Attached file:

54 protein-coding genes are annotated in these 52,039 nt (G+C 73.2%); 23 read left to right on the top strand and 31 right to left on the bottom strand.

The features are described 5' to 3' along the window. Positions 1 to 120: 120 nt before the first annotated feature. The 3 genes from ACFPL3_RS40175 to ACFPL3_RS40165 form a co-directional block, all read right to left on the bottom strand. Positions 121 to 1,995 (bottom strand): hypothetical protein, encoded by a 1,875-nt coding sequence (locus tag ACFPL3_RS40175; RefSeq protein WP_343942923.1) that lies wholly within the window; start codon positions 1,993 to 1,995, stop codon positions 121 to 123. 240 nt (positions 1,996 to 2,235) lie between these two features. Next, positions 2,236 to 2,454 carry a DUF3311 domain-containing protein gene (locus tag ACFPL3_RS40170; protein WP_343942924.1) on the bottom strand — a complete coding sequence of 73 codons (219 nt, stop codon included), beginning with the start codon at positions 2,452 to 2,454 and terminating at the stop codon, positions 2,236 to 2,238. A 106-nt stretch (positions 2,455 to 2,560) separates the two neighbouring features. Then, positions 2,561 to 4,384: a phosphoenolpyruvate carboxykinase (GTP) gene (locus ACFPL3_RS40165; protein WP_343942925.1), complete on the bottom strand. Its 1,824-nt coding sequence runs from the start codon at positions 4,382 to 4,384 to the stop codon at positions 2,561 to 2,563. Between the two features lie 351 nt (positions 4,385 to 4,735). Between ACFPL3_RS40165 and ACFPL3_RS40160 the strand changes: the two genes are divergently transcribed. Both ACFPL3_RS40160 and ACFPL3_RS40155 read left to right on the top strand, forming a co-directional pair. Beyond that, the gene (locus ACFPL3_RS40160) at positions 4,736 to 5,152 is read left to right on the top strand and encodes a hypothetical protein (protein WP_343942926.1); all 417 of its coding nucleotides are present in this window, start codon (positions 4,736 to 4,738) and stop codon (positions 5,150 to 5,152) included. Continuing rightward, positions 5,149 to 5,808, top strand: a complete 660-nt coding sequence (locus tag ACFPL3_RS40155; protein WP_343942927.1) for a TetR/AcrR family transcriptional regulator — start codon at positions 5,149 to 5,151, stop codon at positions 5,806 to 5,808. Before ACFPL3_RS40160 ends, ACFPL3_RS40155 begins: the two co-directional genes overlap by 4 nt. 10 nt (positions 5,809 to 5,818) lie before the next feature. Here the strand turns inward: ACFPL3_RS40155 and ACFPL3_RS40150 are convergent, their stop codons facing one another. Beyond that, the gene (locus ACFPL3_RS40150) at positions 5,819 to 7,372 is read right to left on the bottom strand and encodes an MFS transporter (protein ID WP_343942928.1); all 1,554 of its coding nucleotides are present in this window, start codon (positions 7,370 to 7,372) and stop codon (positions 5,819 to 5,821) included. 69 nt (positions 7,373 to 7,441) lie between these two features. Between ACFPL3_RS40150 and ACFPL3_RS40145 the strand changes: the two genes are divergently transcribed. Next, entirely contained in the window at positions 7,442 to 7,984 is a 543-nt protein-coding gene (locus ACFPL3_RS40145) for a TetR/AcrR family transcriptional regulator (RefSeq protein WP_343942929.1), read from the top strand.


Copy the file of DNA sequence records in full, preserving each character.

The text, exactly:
54 protein-coding genes are annotated in these 52,039 nt (G+C 73.2%); 23 read left to right on the top strand and 31 right to left on the bottom strand.

The features are described 5' to 3' along the window. Positions 1 to 120: 120 nt before the first annotated feature. The 3 genes from ACFPL3_RS40175 to ACFPL3_RS40165 form a co-directional block, all read right to left on the bottom strand. Positions 121 to 1,995 (bottom strand): hypothetical protein, encoded by a 1,875-nt coding sequence (locus tag ACFPL3_RS40175; RefSeq protein WP_343942923.1) that lies wholly within the window; start codon positions 1,993 to 1,995, stop codon positions 121 to 123. 240 nt (positions 1,996 to 2,235) lie between these two features. Next, positions 2,236 to 2,454 carry a DUF3311 domain-containing protein gene (locus tag ACFPL3_RS40170; protein WP_343942924.1) on the bottom strand — a complete coding sequence of 73 codons (219 nt, stop codon included), beginning with the start codon at positions 2,452 to 2,454 and terminating at the stop codon, positions 2,236 to 2,238. A 106-nt stretch (positions 2,455 to 2,560) separates the two neighbouring features. Then, positions 2,561 to 4,384: a phosphoenolpyruvate carboxykinase (GTP) gene (locus ACFPL3_RS40165; protein WP_343942925.1), complete on the bottom strand. Its 1,824-nt coding sequence runs from the start codon at positions 4,382 to 4,384 to the stop codon at positions 2,561 to 2,563. Between the two features lie 351 nt (positions 4,385 to 4,735). Between ACFPL3_RS40165 and ACFPL3_RS40160 the strand changes: the two genes are divergently transcribed. Both ACFPL3_RS40160 and ACFPL3_RS40155 read left to right on the top strand, forming a co-directional pair. Beyond that, the gene (locus ACFPL3_RS40160) at positions 4,736 to 5,152 is read left to right on the top strand and encodes a hypothetical protein (protein WP_343942926.1); all 417 of its coding nucleotides are present in this window, start codon (positions 4,736 to 4,738) and stop codon (positions 5,150 to 5,152) included. Continuing rightward, positions 5,149 to 5,808, top strand: a complete 660-nt coding sequence (locus tag ACFPL3_RS40155; protein WP_343942927.1) for a TetR/AcrR family transcriptional regulator — start codon at positions 5,149 to 5,151, stop codon at positions 5,806 to 5,808. Before ACFPL3_RS40160 ends, ACFPL3_RS40155 begins: the two co-directional genes overlap by 4 nt. 10 nt (positions 5,809 to 5,818) lie before the next feature. Here the strand turns inward: ACFPL3_RS40155 and ACFPL3_RS40150 are convergent, their stop codons facing one another. Beyond that, the gene (locus ACFPL3_RS40150) at positions 5,819 to 7,372 is read right to left on the bottom strand and encodes an MFS transporter (protein ID WP_343942928.1); all 1,554 of its coding nucleotides are present in this window, start codon (positions 7,370 to 7,372) and stop codon (positions 5,819 to 5,821) included. 69 nt (positions 7,373 to 7,441) lie between these two features. Between ACFPL3_RS40150 and ACFPL3_RS40145 the strand changes: the two genes are divergently transcribed. Next, entirely contained in the window at positions 7,442 to 7,984 is a 543-nt protein-coding gene (locus ACFPL3_RS40145) for a TetR/AcrR family transcriptional regulator (RefSeq protein WP_343942929.1), read from the top strand.